The New York Times has been lauded as “the paper of record.” It’s one of the pillars of the current American Establishment and a mouthpiece of elite opinion. Working for the paper has long been considered an honor indicative of having reached the top of the journalistic profession.
But if the recent brouhaha over the firing of its former top coronavirus reporter Don McNeil is any indication, the Times seems to be run these days by a gaggle of completely inept losers.
Scrambling and Confusion
Now that McNeil has been forced to resign, the Times doesn’t seem to know what to do about the matter.
Of course, as anyone familiar with the basic facts of the incident can tell you, the whole thing is utterly overblown.
In essence, what happened is that McNeil went on a Times-sponsored trip to Peru in 2019, and he spoke to some high school students about the importance of community-based healthcare. During a dinner, a student asked him whether he thought one of her friends should have been suspended from school for making a video in which she had said the n-word. McNeil asked for some more context and ended up repeating the n-word himself while asking.
That’s it. That’s what McNeil was fired for. He did not use the word with any malice. He was simply asking a question. The context is completely innocent.
Malicious or Not, McNeil Was Fired
Now that the Times had forced him to grovel and abase himself before ultimately firing him anyway, the paper has begun to face some backlash.
The Daily Beast had dredged up details of the McNeil episode and published a story about it. This led 150 Times employees to write a letter complaining about McNeil. This is what led the Times’ management to overreact in the way that it did. It buckled under pressure.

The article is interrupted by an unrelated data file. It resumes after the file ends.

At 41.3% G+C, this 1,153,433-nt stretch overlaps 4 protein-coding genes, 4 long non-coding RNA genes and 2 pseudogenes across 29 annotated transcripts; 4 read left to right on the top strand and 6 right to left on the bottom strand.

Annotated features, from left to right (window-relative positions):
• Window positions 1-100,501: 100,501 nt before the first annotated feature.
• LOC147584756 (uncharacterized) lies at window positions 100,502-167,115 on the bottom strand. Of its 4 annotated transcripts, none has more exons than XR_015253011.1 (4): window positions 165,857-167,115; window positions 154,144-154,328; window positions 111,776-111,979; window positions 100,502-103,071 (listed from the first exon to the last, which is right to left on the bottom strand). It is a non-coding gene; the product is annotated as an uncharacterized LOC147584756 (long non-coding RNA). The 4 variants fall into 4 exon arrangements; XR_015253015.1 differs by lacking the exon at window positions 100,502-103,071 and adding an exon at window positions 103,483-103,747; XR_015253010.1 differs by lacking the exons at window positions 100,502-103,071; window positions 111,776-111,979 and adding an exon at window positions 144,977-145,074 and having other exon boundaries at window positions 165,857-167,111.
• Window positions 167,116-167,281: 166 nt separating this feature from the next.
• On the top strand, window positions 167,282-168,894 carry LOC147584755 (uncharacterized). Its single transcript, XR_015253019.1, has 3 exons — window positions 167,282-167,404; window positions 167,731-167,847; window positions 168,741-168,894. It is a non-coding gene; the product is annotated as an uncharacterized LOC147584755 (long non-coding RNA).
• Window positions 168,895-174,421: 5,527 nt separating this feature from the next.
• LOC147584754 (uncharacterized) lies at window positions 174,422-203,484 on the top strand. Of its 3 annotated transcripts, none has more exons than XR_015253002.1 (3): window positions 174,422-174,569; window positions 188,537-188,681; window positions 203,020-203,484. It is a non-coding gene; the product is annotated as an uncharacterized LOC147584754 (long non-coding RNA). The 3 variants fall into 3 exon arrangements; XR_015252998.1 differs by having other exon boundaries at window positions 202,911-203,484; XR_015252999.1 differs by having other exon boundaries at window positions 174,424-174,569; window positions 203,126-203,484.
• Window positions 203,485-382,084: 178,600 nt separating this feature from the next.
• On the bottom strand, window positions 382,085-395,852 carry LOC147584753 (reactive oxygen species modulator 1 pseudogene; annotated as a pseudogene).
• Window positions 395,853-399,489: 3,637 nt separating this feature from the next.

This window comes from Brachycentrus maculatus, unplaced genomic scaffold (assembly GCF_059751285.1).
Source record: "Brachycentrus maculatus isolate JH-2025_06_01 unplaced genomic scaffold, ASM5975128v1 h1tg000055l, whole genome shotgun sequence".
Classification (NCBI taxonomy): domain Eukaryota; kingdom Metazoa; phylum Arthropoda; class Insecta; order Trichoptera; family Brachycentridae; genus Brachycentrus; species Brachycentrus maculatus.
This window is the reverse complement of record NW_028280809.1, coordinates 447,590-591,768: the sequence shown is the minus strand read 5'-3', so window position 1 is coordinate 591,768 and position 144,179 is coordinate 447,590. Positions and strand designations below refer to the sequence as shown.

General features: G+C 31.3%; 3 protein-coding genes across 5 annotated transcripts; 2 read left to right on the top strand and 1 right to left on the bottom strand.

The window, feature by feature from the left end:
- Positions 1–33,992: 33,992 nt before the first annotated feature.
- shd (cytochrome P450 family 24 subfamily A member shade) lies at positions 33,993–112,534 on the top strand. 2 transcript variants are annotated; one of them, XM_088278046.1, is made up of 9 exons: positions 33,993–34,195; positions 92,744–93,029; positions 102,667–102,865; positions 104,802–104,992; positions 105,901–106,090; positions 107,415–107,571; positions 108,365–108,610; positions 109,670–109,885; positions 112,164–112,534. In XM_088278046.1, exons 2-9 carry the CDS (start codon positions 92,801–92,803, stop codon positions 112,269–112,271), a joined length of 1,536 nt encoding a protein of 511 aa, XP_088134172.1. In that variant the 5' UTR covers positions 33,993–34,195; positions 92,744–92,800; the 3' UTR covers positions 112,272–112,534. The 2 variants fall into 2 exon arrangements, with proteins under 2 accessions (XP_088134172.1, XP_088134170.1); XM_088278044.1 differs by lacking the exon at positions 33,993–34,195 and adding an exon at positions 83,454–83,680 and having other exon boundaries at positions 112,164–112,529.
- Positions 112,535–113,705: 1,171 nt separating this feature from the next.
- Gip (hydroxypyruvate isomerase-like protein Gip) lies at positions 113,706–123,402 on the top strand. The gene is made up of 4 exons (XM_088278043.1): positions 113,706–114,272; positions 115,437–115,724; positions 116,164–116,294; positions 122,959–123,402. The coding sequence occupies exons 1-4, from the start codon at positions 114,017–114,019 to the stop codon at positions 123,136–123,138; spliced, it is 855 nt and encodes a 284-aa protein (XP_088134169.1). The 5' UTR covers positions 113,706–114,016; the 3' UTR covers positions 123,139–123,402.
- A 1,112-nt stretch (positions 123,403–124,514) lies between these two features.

Things began to get worse when Bret Stephens, a writer for the Times, penned a column in which he criticized how the paper handled the matter. Executive Editor Dean Baquet had said that “We do not tolerate racist language regardless of intent,” and Stephens criticized this position as ridiculous and dangerous. In response, A.G. Sulzberger, the publisher, quashed the column, and it was never published.
Baquet’s comments about not tolerating racist language regardless of intent also contradict his earlier comments on the McNeil incident; he said that “It did not appear to me that his intentions were hateful or malicious.”
In short, the management at the Times has no idea what to do. In their desperate bid to avoid all criticism, they make one overreaction after another, walk back or contradict one statement after another. In their bid to please everyone and have things both ways, they have angered everyone and made a laughing stock of themselves.
This could have all been avoided if management had simply stood by McNeil and pointed out the obvious: McNeil had said nothing wrong.